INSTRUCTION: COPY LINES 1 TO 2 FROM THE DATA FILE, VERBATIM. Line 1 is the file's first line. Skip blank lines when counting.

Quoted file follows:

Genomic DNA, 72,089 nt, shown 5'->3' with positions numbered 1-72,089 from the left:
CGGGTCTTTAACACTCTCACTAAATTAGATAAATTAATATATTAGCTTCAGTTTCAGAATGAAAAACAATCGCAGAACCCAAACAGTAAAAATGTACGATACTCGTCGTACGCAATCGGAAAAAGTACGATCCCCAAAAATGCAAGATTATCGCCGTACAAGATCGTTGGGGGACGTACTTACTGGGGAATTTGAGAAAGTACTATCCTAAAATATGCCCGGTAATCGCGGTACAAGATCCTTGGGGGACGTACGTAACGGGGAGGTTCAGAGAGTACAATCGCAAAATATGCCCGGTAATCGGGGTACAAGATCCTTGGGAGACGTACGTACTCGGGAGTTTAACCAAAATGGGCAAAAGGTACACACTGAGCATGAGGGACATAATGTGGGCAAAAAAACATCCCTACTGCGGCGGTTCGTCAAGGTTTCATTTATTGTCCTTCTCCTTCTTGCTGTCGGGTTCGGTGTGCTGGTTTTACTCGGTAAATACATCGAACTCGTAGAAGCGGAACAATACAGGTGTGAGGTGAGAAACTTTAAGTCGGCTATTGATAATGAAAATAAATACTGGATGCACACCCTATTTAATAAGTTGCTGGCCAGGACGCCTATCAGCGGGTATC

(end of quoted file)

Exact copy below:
Genomic DNA, 72,089 nt, shown 5'->3' with positions numbered 1-72,089 from the left:
CGGGTCTTTAACACTCTCACTAAATTAGATAAATTAATATATTAGCTTCAGTTTCAGAATGAAAAACAATCGCAGAACCCAAACAGTAAAAATGTACGATACTCGTCGTACGCAATCGGAAAAAGTACGATCCCCAAAAATGCAAGATTATCGCCGTACAAGATCGTTGGGGGACGTACTTACTGGGGAATTTGAGAAAGTACTATCCTAAAATATGCCCGGTAATCGCGGTACAAGATCCTTGGGGGACGTACGTAACGGGGAGGTTCAGAGAGTACAATCGCAAAATATGCCCGGTAATCGGGGTACAAGATCCTTGGGAGACGTACGTACTCGGGAGTTTAACCAAAATGGGCAAAAGGTACACACTGAGCATGAGGGACATAATGTGGGCAAAAAAACATCCCTACTGCGGCGGTTCGTCAAGGTTTCATTTATTGTCCTTCTCCTTCTTGCTGTCGGGTTCGGTGTGCTGGTTTTACTCGGTAAATACATCGAACTCGTAGAAGCGGAACAATACAGGTGTGAGGTGAGAAACTTTAAGTCGGCTATTGATAATGAAAATAAATACTGGATGCACACCCTATTTAATAAGTTGCTGGCCAGGACGCCTATCAGCGGGTATC